This month, beat the New York humidity with a trip to some of the summer’s most anticipated exhibitions (all of which are delightfully temperature controlled). From retrospectives devoted to Shahzia Sikander, Lynn Hershman Leeson, and Wardell Milan, to a tribute to the legendary (but little documented) Sapphire Show, there’s plenty to see.
Keep the (HEPA-filtered) air flowing.
—Dessane Lopez Cassell
When: through October 3
Where: New Museum (235 Bowery, Lower East Side, Manhattan)
Somehow, Twisted is the first New York museum solo show dedicated to Lynn Hershman Leeson, a new media art progenitor who has been reliably ahead of her time since the ‘60s. Spanning five decades and media ranging from collage to net art, the works on view pose questions about modern-day, mediated selfhood, probing cutting-edge technologies such as cloning and artificial intelligence. Highlights include the San Francisco-based artist’s celebrated durational performance piece “Roberta Breitmore” (1972–79), in which she privately played a fictional character for years, and her multimedia installation “Infinity Engine” (2014–ongoing), a functional replica of a genetics lab.
When: through October 24
Where: Bronx Museum of the Arts (1040 Grand Concourse, the Bronx)
In this major museum presentation, Harlem-based artist Wardell Milan explores the banality and embedded nature of evil in a country built upon structural racism and white supremacy, as well as the resilience and persistence of marginalized groups in the face of lived trauma. The artist, who is perhaps best known for his collages, presents a series of mixed media collages that incorporate boxing imagery; new works on paper and a plaster sculpture that contemplate the everyday lives of white nationalists; and a series of performances titled 5 Indices on a Tortured Body, choreographed in collaboration with Zachary Tye Richardson with sculptures designed by Billy Ray Morgan.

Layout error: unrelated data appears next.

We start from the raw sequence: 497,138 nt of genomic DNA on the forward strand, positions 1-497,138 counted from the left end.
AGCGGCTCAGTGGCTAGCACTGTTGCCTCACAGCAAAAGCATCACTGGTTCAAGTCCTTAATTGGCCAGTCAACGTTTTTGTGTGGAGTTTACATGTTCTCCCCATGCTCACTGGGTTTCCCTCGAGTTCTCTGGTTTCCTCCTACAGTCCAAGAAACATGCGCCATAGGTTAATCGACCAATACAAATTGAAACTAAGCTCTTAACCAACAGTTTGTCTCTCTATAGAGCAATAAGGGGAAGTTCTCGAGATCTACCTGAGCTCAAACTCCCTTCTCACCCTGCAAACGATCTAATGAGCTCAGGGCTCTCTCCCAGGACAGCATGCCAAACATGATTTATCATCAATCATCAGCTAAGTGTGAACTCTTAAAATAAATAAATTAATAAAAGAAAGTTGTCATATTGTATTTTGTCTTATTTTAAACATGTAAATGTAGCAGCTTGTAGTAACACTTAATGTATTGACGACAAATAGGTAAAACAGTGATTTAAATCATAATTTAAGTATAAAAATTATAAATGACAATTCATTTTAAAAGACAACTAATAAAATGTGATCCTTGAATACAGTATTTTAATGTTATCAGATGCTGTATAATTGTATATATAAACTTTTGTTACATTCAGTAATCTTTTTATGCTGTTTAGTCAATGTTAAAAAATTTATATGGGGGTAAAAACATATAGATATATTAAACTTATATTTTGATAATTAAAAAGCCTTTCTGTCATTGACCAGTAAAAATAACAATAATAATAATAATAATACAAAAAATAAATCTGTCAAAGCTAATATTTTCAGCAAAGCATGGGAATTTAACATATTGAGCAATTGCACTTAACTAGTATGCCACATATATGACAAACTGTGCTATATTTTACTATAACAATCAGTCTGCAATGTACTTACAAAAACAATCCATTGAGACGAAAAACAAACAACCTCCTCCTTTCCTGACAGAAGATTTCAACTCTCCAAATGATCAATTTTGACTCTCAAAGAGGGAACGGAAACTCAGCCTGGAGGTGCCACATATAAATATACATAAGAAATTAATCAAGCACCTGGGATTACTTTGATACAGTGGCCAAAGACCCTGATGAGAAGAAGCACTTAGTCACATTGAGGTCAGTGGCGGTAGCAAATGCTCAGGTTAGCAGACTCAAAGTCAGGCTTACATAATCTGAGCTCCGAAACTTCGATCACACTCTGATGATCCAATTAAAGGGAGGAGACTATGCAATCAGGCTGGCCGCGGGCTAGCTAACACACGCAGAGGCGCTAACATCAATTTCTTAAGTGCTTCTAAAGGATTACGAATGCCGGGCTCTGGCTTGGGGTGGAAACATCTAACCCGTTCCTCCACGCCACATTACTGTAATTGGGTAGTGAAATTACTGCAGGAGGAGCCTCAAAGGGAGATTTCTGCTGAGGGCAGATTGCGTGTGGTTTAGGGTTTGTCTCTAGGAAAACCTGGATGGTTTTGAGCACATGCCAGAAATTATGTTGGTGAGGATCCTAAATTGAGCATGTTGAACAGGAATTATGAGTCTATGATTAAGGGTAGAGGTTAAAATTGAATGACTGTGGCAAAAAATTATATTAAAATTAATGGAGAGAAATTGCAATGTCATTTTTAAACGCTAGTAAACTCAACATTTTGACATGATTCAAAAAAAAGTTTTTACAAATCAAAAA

When: through September 26
Where: the Morgan Library & Museum (225 Madison Avenue, Murray Hill, Manhattan)
Extraordinary Realities offers a window onto Shahzia Sikander’s longstanding practice of contemporizing traditional Indo-Persian manuscript paintings and miniatures. The exhibition, which will travel to the RISD Museum in November, features work spanning fifteen years of the Pakistani-American artist’s career, from intricate watercolors on tea-stained paper that she made as a student in Lahore, to recent works including a large-scale tracing paper installation and the artist’s first freestanding sculpture. Recordings of Sikander discussing individual works are also available on the Morgan’s website.
When: through August 3
Where: David Zwirner (525 West 19th Street, Chelsea, Manhattan and 34 East 69th Street, Upper East Side, Manhattan)
Held on the fortieth anniversary of the CDC’s first report on AIDS, this series of solo shows centers the perspective of gay male artists who died from the disease in the period between the late ‘80s and early ‘00s. At the gallery’s downtown location, posters, ephemera, and photographs related to the Silence = Death Project and AIDS activism are on view along with Marlon Riggs’s experimental documentary Tongues Untied (1989) and Derek Jarman’s final feature film Blue (1993), accompanied by several paintings by Jarman. Uptown is an exhibition of photographs by Mark Morrisroe, curated by photographer Ryan McGinley, who lost his brother to AIDS.
When: July 22–25
Where: Brooklyn Expo Center (72 Noble Street, Greenpoint, Brooklyn)
Slowly but surely, art fairs are starting to reemerge. This year’s edition of the Other Art Fair, a roving annual event presented by Saatchi Art, which focuses on showcasing affordable works by emerging and independent artists, offers a chance to dip your toes back into collecting (or just browsing) in person. Highlights include the New Futures program (a special presentation of work by emerging artists, selected by a jury to receive free exhibition space and mentorship opportunities), and an abstraction-focused pop-up from ArTech Collective, a Bronx-based community arts center.
When: both through July 30
Where: Tanya Bonakdar Gallery (521 West 21 Street, Chelsea, Manhattan)